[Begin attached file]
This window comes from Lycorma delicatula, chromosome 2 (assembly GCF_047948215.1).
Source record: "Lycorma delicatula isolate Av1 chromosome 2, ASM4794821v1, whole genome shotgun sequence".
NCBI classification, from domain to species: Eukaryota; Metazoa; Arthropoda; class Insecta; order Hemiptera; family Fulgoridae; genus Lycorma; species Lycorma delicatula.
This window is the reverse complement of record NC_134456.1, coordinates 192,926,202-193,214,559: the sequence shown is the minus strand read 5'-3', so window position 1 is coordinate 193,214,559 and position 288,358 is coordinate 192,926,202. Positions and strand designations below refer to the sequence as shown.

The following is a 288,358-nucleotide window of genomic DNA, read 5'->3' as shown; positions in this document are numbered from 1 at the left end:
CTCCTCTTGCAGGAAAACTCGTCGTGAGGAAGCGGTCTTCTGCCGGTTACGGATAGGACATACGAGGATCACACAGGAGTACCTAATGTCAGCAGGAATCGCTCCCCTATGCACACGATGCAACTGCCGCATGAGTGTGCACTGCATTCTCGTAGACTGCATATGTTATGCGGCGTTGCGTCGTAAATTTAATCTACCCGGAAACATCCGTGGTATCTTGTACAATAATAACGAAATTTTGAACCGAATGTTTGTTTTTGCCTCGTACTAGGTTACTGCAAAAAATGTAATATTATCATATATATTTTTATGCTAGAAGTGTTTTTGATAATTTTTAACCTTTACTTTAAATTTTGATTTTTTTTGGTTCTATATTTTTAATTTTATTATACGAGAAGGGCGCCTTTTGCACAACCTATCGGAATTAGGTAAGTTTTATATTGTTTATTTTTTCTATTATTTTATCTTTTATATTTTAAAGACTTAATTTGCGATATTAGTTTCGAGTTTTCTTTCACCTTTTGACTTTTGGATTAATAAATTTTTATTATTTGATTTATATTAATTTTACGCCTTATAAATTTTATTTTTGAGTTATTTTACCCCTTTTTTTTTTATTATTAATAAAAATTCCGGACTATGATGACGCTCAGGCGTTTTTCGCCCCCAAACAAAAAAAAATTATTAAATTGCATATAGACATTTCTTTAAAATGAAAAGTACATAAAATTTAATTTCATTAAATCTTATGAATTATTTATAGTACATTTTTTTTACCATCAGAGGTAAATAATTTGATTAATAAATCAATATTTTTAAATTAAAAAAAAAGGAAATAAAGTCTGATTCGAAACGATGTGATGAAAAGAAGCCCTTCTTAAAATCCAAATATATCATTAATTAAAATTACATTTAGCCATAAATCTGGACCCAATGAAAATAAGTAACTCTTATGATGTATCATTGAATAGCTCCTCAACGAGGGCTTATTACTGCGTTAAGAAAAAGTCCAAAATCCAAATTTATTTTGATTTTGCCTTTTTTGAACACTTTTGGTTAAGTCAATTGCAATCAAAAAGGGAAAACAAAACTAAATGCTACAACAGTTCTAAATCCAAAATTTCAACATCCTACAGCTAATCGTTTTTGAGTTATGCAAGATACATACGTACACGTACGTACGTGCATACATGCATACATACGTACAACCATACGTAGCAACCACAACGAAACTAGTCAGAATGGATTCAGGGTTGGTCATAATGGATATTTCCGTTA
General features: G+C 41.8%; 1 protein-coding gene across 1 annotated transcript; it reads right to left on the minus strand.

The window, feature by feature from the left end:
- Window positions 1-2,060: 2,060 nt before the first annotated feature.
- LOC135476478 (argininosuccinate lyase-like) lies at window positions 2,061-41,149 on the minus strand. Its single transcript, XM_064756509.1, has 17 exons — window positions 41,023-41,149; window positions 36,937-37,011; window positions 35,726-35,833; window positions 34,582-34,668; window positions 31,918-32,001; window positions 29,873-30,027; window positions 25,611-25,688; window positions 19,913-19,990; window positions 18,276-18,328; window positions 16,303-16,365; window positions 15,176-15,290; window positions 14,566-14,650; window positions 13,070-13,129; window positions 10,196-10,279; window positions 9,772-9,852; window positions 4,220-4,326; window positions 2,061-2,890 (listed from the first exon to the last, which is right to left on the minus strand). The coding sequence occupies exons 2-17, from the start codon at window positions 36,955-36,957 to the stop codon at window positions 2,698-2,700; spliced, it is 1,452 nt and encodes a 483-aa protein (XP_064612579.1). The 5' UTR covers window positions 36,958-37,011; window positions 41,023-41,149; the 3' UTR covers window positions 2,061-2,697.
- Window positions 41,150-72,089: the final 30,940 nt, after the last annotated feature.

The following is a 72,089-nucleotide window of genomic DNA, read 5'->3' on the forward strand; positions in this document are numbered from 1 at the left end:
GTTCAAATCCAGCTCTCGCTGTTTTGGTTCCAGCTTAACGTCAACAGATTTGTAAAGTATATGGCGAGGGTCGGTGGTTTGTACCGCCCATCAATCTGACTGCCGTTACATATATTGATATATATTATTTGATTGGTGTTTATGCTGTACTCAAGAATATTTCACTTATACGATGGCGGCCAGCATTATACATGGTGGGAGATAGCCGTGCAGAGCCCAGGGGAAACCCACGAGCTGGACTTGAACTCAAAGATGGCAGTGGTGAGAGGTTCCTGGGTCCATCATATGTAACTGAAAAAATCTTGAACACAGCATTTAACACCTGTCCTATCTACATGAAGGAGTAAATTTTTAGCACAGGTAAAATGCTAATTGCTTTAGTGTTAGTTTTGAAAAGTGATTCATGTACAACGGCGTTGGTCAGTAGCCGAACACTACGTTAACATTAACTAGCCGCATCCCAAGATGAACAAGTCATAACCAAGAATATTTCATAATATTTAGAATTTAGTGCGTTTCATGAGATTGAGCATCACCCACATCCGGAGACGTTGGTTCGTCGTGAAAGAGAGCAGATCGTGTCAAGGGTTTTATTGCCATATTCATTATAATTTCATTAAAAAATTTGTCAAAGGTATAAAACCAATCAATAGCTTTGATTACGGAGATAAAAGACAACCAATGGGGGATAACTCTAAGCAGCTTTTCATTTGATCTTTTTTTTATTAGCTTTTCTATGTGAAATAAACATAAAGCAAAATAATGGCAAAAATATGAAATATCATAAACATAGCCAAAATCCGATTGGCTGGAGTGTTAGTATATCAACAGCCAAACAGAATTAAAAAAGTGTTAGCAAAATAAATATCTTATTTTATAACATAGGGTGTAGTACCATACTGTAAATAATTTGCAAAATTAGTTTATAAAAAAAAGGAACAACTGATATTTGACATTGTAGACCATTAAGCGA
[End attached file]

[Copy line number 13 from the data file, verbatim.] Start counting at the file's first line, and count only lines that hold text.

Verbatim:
GTTCAAATCCAGCTCTCGCTGTTTTGGTTCCAGCTTAACGTCAACAGATTTGTAAAGTATATGGCGAGGGTCGGTGGTTTGTACCGCCCATCAATCTGACTGCCGTTACATATATTGATATATATTATTTGATTGGTGTTTATGCTGTACTCAAGAATATTTCACTTATACGATGGCGGCCAGCATTATACATGGTGGGAGATAGCCGTGCAGAGCCCAGGGGAAACCCACGAGCTGGACTTGAACTCAAAGATGGCAGTGGTGAGAGGTTCCTGGGTCCATCATATGTAACTGAAAAAATCTTGAACACAGCATTTAACACCTGTCCTATCTACATGAAGGAGTAAATTTTTAGCACAGGTAAAATGCTAATTGCTTTAGTGTTAGTTTTGAAAAGTGATTCATGTACAACGGCGTTGGTCAGTAGCCGAACACTACGTTAACATTAACTAGCCGCATCCCAAGATGAACAAGTCATAACCAAGAATATTTCATAATATTTAGAATTTAGTGCGTTTCATGAGATTGAGCATCACCCACATCCGGAGACGTTGGTTCGTCGTGAAAGAGAGCAGATCGTGTCAAGGGTTTTATTGCCATATTCATTATAATTTCATTAAAAAATTTGTCAAAGGTATAAAACCAATCAATAGCTTTGATTACGGAGATAAAAGACAACCAATGGGGGATAACTCTAAGCAGCTTTTCATTTGATCTTTTTTTTATTAGCTTTTCTATGTGAAATAAACATAAAGCAAAATAATGGCAAAAATATGAAATATCATAAACATAGCCAAAATCCGATTGGCTGGAGTGTTAGTATATCAACAGCCAAACAGAATTAAAAAAGTGTTAGCAAAATAAATATCTTATTTTATAACATAGGGTGTAGTACCATACTGTAAATAATTTGCAAAATTAGTTTATAAAAAAAAGGAACAACTGATATTTGACATTGTAGACCATTAAGCGA